I would like to thank President-elect Trump for nominating me to serve in this role and for the faith he has shown in me. It is an honor to be selected as the next steward of the premier intelligence agency that is the CIA. I look forward to working with Senator Dan Coats, nominee for the Director of National Intelligence, and supporting him in his critical role, if we are both confirmed.

I want to thank my patient and patriotic wife Susan, and my son Nicholas, each whom I love dearly. They are both supporting me here this morning. The two of you have been so selfless in allowing me to return to public service— first as a member of Congress and, now, if confirmed, back working with warriors who keep America safe. I cannot tell you how much it means to have you sitting with me today.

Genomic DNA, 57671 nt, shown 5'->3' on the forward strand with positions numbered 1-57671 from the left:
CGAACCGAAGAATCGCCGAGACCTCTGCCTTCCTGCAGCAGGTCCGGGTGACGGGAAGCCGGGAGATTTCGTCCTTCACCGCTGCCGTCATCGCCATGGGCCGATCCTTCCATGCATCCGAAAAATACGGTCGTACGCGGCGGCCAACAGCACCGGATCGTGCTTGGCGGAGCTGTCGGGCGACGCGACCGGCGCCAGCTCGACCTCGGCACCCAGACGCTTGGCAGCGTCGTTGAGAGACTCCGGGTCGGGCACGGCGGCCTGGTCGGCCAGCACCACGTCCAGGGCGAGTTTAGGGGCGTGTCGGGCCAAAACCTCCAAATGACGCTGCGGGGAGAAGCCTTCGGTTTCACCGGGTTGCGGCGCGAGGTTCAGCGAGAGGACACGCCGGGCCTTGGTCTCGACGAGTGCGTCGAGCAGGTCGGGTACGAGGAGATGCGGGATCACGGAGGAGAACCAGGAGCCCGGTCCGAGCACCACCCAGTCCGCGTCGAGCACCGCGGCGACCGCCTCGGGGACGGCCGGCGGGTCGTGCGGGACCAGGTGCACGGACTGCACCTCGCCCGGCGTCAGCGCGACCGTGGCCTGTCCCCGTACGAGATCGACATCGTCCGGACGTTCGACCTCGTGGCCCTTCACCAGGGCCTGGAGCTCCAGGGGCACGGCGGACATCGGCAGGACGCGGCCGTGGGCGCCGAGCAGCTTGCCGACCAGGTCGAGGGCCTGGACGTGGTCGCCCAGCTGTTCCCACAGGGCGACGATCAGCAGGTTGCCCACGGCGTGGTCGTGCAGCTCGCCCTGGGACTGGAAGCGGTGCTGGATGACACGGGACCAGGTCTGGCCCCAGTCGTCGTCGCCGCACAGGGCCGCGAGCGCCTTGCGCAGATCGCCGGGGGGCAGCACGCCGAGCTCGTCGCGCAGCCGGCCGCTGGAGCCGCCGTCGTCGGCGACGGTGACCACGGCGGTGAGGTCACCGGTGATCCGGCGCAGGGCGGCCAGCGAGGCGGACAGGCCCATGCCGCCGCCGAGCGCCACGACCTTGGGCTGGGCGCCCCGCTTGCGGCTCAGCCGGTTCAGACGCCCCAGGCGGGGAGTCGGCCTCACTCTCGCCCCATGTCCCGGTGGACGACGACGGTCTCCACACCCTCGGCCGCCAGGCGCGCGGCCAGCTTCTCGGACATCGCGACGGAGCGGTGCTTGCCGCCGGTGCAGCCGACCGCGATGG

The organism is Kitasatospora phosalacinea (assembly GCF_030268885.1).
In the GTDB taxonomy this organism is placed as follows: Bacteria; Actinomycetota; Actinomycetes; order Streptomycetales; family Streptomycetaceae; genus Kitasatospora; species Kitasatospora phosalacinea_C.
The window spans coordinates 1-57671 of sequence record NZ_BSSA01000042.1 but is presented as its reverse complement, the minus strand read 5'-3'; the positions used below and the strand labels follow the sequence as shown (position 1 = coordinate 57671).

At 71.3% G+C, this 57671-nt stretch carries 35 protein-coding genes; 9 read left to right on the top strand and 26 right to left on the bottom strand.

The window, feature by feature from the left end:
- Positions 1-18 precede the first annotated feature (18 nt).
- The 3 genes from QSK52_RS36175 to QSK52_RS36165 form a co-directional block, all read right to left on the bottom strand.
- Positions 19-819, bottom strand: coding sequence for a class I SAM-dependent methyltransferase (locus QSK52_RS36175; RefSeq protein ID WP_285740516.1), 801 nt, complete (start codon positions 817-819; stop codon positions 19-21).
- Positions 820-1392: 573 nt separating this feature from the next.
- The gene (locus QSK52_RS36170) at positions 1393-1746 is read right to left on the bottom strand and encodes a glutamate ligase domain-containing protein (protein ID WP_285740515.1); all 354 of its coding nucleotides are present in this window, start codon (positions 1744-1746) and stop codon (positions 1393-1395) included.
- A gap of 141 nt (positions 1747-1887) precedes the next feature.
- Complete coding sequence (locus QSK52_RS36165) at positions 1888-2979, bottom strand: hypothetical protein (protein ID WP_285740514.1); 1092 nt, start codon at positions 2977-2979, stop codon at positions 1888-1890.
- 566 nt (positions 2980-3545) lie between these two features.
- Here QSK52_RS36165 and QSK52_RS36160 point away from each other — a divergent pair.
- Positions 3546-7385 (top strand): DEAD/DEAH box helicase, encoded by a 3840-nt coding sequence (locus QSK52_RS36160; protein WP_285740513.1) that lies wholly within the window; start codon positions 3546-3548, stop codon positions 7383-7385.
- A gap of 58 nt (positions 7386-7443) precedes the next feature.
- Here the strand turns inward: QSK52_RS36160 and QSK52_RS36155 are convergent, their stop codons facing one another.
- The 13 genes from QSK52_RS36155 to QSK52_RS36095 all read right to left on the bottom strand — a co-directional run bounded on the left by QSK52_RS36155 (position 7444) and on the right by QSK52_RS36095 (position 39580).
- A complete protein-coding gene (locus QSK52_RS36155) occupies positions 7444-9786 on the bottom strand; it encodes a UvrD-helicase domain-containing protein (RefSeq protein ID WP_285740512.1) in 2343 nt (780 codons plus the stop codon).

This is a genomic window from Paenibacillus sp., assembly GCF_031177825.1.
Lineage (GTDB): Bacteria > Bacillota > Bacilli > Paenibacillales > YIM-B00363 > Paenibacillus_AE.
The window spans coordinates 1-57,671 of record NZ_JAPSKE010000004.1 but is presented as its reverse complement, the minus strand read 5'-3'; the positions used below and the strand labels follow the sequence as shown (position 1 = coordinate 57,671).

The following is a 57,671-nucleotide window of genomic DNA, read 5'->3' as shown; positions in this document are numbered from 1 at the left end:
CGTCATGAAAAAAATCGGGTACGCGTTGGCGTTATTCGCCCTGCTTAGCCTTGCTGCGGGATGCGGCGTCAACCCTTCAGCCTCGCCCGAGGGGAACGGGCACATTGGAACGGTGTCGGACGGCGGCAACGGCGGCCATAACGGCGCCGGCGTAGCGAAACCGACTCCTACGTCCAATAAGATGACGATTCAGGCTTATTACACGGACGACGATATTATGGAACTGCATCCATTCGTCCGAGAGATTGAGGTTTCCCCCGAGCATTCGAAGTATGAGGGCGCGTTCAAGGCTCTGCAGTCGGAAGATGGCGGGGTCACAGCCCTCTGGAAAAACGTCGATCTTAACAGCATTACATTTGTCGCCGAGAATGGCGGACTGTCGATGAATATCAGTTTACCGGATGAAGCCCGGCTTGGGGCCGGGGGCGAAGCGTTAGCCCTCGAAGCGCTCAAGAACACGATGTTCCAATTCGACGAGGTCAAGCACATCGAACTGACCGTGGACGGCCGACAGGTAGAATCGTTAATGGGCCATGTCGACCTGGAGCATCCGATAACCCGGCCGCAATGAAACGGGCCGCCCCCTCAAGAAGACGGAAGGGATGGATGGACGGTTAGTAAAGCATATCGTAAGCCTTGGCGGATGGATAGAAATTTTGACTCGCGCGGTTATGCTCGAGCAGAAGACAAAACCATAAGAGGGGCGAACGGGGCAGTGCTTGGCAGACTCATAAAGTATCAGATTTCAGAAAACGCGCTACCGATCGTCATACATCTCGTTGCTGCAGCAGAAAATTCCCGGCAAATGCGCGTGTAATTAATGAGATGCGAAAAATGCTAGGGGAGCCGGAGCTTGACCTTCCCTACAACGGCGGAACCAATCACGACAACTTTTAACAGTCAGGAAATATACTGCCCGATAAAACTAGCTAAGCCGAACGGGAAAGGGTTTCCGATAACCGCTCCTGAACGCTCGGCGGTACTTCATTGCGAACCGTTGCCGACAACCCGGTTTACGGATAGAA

I am also grateful to the people of the 4th Congressional District of Kansas, who have entrusted me to represent them in the House of Representatives since 2011. I am proud to have earned and kept their trust, and have cherished every minute of service to my constituents. That said, having been a Member of the House Intelligence Committee and an overseer of our nation’s intelligence enterprise, I understand full well that my job, if confirmed, will be to change roles from policymaker to information provider.

My job will be to stay clearly on the side of intelligence collection and objective analysis of our national security challenges—presenting factual intelligence and sound judgments to policymakers, including this Committee. I have spent the majority of my life outside the realm of politics – as a cavalry officer in the United States Army, then as a litigator, and then running two manufacturing businesses. Returning to duty requiring hard work and unerring candor is something that is in my bones.

Today, I would like to first briefly sketch some of the specific challenges facing the U.S.; second, address trends in intelligence I have seen from my post on HPSCI; and finally, describe what I see as the CIA’s role in addressing these challenges.